The source is here, further information about African immigrants is here.  They speak good English at very high rates — close to three-quarters — and they are more likely than other immigrants to be participating in the labor force.  And their importance is rising:

Though African immigrants represented only 0.4 percent of all foreign born in 1960, this share grew to 1.4 percent in 1980, to 1.8 percent in 1990, and to 2.8 percent in 2000…

There is also this:

People born in the U.S. were roughly four times as likely to report engaging in violent behavior than immigrants from Asia and Africa…

The future of immigration to America is likely African, some south Asian, and Chinese, with Latinos continuing to have a presence as well.

How much is African poverty really declining?

I’ve never been convinced by extant treatments of this topic.  Here is one further stab at the problem, from Afrobarometer (pdf):

New data from Round 5 of the Afrobarometer, collected across an unprecedented 34 African countries between October 2011 and June 2013, demonstrates that lived poverty remains pervasive across the continent. This data, based on the views and experiences of ordinary citizens, counters projections of declining poverty rates that have been derived from official GDP growth rates. For the 16 countries where these questions have been asked over the past decade, we find little evidence for systematic reduction of lived poverty despite average GDP growth rates of 4.8% per year over the same period. While we do see reductions in five countries (Cape Verde, Ghana, Malawi, Zambia and Zimbabwe), we also find increases in lived poverty in five other (Botswana, Mali, Senegal, South Africa and Tanzania). Overall, then, despite high reported growth rates, lived poverty at the grassroots remains little changed. This suggests either that growth is occurring, but that its effects are not trickling down to the poorest citizens in fact, income inequality may be worsening), or alternatively, that actual growth rates may not match up to those being reported. The evidence also suggests, however,that investment in infrastructure and social services are strongly linked with lower levels of lived poverty.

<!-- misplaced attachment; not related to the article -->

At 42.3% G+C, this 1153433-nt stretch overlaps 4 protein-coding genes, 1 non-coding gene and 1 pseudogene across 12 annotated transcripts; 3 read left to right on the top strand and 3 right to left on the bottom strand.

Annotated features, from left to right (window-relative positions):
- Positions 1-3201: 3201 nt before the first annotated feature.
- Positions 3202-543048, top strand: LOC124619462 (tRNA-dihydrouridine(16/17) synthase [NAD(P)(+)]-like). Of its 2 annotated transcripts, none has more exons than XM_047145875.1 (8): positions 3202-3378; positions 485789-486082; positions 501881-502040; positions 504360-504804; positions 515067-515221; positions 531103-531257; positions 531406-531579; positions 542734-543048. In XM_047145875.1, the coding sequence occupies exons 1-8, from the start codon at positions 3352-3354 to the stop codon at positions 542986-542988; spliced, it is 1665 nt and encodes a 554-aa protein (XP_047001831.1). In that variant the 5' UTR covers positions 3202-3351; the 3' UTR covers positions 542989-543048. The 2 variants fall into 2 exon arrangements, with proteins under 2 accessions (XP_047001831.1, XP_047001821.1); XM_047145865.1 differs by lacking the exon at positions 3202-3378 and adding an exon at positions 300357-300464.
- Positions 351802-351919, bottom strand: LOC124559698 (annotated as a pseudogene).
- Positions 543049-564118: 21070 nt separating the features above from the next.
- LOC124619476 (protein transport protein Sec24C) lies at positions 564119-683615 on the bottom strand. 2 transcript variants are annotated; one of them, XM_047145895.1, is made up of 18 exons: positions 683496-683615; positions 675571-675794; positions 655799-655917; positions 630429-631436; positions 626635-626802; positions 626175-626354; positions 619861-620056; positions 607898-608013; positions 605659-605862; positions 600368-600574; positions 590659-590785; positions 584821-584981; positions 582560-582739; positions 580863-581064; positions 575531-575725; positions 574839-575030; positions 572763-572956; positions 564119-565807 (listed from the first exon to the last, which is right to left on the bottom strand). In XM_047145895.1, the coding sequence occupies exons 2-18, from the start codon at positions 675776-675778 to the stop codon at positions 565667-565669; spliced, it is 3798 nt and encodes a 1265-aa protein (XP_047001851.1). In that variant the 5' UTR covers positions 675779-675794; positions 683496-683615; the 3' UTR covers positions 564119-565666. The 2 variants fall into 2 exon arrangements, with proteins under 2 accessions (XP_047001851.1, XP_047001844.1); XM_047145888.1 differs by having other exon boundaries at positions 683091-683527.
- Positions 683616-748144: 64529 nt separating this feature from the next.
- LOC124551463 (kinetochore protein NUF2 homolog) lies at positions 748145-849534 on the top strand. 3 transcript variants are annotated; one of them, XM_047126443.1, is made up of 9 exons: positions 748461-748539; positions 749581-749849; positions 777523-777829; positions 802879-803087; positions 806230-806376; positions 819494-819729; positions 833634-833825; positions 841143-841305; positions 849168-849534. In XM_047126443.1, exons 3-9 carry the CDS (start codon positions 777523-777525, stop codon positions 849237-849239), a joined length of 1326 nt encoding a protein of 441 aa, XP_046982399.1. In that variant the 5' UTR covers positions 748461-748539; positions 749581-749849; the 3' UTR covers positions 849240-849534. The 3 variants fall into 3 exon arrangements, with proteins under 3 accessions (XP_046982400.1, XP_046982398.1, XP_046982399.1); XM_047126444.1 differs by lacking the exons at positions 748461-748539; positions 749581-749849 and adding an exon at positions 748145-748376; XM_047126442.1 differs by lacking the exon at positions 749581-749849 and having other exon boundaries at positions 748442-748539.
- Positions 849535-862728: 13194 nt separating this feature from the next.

I am not suggesting that these are “the right” numbers, and you might object that they are based on individual responses to questions.  Still, the numbers do show a very definite poverty reduction in the case of Ghana and some other countries with good news, so the responses do not seem entirely unconnected to reality.  In any case I have long been suspicious about how much African growth has been resource-generated rather than based in ongoing gains in agricultural productivity.

If you would like better news from Africa, here are some figures from last year about declining child mortality.  Here are some new results comparing Africa to earlier stages in British history, the original paper is here (pdf).

Malaysia (Africa) fact of the day

Malaysia was the third biggest investor in Africa in 2011, the latest year for which data is available, behind France and the United States, pushing China and India into fourth and fifth positions.

There is also the stock rather than the flow:

France and the United States also have the largest historical stock of investments in Africa, with Britain in third place and Malaysia in fourth, followed by South Africa, China and India.

Note that much of the Malaysian FDI went to Mauritius and also that FDI is not the only measure of foreign economic involvement.  The article is here, hat tip goes to @viewfromthecave.

Is there a Peltzman effect from AIDS treatment in Africa?

Somewhat, it seems.  Plamen Nikolov, a job candidate from Harvard, reports (pdf):

AIDS treatment provides enormous mortality benets to infected individuals but because it immunologically insulates people from more risk-taking, it could, in theory, stir perverse behavioral responses. Therefore, the response of sexual behavior to AIDS treatment in Africa is an important input to predicting the path of the epidemic. Existing estimates from observational studies suggest limited behavioral response, but they fail to take into account possible differences across individuals seeking treatment. Using an encouragement design field experiment conducted in South Africa, I estimate behavioral responses subsequent to AIDS treatment. I find moderate negative responses to treatment for HIV + individuals and mixed results for HIV